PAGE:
This is for You, Scooby

November 5, 2014

 

Scooby Doo was one of my students at Crenshaw High School. He was a 15-year-old African American Male in my 6th period English Class. Why do I remember Scooby Doo?  Because he was an extraordinary and extremely intelligent young man.

 

On Thursdays, the students were assigned to write a five-paragraph essay on a topic that they were allowed to choose themselves. They would then be required to deliberate on these essays, and speak about them in front of the class. In one of Scooby’s essays, he chose to discuss why he thought people should remain a virgin until they are married.

 

During the discussion period, there was a lot of hulabaloo about Scooby’s chosen topic! One of the boys who was leading the discussion asked, “Well is there anybody in here who hasn’t had sex? So all of us are already in violation.” Scooby said, “I haven’t! I’m still a virgin.” Of course, all the girls ran to him immediately, and it was like bees coming to honey! They were so happy, they gave Scooby a standing ovation, clapping and cheering for him for over 10 minutes before I could get the class back under control. I said, “Now don’t take away his virginity, leave him alone!” It was really a fun, good day for all of us.

 

Scooby’s peers like him because he was always up front with his work. He could recite Shakespeare’s Romeo and Juliet perfectly. His favorite line from Romeo and Juliet was “Oh that I were a glove!” He was very outgoing and charismatic, and a very popular young man. Then, to find out he was a virgin? Oh wow! In our community, that was a big deal. On that particular day, after all of the cheering and love he received in class, he came up to me and said, “Ok Ms. Mama Hill (that’s what he called me), I’ll see you tomorrow!” I said, “Ok, watch where you cross the street and don’t talk to strangers.”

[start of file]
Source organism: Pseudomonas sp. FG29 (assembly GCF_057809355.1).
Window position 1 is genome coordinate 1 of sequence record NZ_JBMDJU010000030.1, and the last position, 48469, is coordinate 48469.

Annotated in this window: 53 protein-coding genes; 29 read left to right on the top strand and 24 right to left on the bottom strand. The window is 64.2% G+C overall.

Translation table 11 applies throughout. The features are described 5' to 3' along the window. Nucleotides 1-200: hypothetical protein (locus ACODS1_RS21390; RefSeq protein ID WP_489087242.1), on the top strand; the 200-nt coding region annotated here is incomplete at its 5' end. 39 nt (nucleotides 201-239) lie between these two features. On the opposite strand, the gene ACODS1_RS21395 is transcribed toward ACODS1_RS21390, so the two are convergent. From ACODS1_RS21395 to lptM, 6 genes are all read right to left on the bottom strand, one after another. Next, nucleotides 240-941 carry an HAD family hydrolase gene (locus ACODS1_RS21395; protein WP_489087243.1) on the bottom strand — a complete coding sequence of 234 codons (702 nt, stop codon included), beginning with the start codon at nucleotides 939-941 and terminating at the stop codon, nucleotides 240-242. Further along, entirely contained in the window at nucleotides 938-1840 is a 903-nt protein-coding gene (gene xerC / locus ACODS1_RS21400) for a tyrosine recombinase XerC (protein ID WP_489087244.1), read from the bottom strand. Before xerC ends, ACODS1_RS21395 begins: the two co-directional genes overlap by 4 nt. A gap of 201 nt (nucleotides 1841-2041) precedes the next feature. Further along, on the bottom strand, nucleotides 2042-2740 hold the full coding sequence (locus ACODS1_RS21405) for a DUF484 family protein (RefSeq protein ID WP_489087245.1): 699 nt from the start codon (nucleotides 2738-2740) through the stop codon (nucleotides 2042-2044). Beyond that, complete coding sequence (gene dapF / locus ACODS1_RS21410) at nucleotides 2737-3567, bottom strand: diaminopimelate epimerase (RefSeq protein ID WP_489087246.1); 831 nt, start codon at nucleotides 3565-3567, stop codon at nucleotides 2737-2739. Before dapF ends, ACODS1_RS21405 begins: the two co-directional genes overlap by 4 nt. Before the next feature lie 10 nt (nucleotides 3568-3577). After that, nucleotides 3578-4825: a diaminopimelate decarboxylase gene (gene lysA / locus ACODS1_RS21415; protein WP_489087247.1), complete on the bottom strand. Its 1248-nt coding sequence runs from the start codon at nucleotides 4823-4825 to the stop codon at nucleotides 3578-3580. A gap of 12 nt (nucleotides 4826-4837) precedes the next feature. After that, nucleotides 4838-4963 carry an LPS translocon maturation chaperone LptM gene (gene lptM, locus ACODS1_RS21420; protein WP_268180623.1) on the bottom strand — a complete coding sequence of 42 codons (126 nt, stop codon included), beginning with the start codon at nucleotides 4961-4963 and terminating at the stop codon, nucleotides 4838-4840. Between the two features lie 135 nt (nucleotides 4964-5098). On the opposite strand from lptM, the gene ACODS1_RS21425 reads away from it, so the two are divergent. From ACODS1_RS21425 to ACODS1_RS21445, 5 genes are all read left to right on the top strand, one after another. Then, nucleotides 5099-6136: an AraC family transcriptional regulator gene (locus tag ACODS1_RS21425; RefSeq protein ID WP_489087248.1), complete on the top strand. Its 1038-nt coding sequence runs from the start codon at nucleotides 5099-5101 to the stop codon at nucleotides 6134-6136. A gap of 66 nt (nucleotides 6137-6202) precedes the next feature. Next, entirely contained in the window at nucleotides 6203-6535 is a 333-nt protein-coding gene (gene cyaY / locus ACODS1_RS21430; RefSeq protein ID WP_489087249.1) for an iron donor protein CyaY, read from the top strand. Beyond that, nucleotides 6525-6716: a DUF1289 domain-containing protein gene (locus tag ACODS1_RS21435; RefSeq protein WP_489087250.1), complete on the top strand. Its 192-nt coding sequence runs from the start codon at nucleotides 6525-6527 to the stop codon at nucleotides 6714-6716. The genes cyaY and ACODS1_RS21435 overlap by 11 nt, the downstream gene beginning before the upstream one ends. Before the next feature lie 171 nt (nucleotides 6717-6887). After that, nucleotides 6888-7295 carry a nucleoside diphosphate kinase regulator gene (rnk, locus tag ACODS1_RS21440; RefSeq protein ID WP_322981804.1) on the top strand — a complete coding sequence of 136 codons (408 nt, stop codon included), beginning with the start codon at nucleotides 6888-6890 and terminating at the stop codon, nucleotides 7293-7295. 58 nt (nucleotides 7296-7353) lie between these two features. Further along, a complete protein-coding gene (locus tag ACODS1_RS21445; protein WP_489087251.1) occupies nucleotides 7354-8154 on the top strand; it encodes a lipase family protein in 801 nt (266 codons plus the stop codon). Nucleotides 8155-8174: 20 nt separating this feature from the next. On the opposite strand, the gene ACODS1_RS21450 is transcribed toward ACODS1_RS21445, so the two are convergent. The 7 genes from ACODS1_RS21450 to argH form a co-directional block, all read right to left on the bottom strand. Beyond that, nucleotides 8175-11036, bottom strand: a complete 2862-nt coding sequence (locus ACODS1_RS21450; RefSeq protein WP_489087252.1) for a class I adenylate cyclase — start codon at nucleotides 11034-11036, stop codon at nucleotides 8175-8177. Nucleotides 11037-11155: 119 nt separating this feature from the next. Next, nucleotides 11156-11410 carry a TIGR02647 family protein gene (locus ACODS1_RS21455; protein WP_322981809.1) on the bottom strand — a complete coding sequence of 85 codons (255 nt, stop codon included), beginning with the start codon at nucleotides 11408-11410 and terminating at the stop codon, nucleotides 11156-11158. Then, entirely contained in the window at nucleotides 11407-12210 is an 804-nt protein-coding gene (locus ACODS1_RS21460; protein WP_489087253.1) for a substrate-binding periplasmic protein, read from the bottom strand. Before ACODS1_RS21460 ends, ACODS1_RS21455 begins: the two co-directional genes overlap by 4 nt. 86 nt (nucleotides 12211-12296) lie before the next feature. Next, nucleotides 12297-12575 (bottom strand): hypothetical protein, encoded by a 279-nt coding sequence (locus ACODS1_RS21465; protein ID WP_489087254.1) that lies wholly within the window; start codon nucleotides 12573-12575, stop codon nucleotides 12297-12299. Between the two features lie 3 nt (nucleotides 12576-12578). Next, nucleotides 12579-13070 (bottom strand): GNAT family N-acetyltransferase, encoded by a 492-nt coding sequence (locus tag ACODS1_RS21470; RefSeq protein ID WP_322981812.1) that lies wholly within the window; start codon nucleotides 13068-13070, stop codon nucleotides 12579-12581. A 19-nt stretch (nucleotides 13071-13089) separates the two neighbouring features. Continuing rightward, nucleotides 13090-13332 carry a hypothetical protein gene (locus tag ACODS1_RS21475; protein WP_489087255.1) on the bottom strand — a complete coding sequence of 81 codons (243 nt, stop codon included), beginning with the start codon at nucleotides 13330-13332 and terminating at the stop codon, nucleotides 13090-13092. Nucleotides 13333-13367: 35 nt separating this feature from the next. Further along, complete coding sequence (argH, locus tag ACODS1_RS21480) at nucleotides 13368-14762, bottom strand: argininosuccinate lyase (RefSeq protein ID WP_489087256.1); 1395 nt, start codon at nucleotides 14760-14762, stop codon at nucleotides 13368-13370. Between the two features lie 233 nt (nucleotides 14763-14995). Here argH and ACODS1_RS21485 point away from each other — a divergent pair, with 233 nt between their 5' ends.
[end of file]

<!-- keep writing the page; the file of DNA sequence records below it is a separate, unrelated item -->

The next day, when I came to school and got off the elevator, there was silence on the floor. It was 7:35 am. Usually by this time, there was a lot of bustling noise, slamming lockers, and chattering among the students. As I walked to my classroom, everyone was sitting on the floor by their lockers, crying. I couldn’t imagine what it could possibly be, and I was scared to ask. When I got to the door of my classroom, one of the students ran up to me and said, “Scooby’s gone. Scooby’s gone. He got killed last night.” I could hardly get in the room to sit down. It was a horrible, horrible feeling. I still have trouble thinking about it. The whole school was silent all day.

 

Seemingly, Scooby had left the High School, and was on his way to some adult classes that he attended at night. Some gang members grabbed him, pulled him aside, put a gun in his mouth, and shot and killed him. Because they wanted his red tennis shoes.  They wanted his red tennis shoes. They killed him.

 

It took me a long time to get through my grief. I didn’t go to the funeral or memorial service, because I just couldn’t do it. I did go visit his grandmother, and she told me “We’ve got one comfort. I donated Scooby’s eyes and organs, so he’s saving lives.” I thanked her, and I left thinking to myself, “at least Scooby is living on somewhere.” Still to this day, I haven’t gotten over that experience, over Scooby.

 

I feel that he was promised, and destined to be someone, but some boys who were hurting inside could not let him live, and destroyed him because of their pain. So the children that I help today, I do it for Scooby. If I can keep anybody from hurting someone else, or destroying something that’s beautiful, then I am doing my part for Scooby. This is for you, Scooby! I love you!

 

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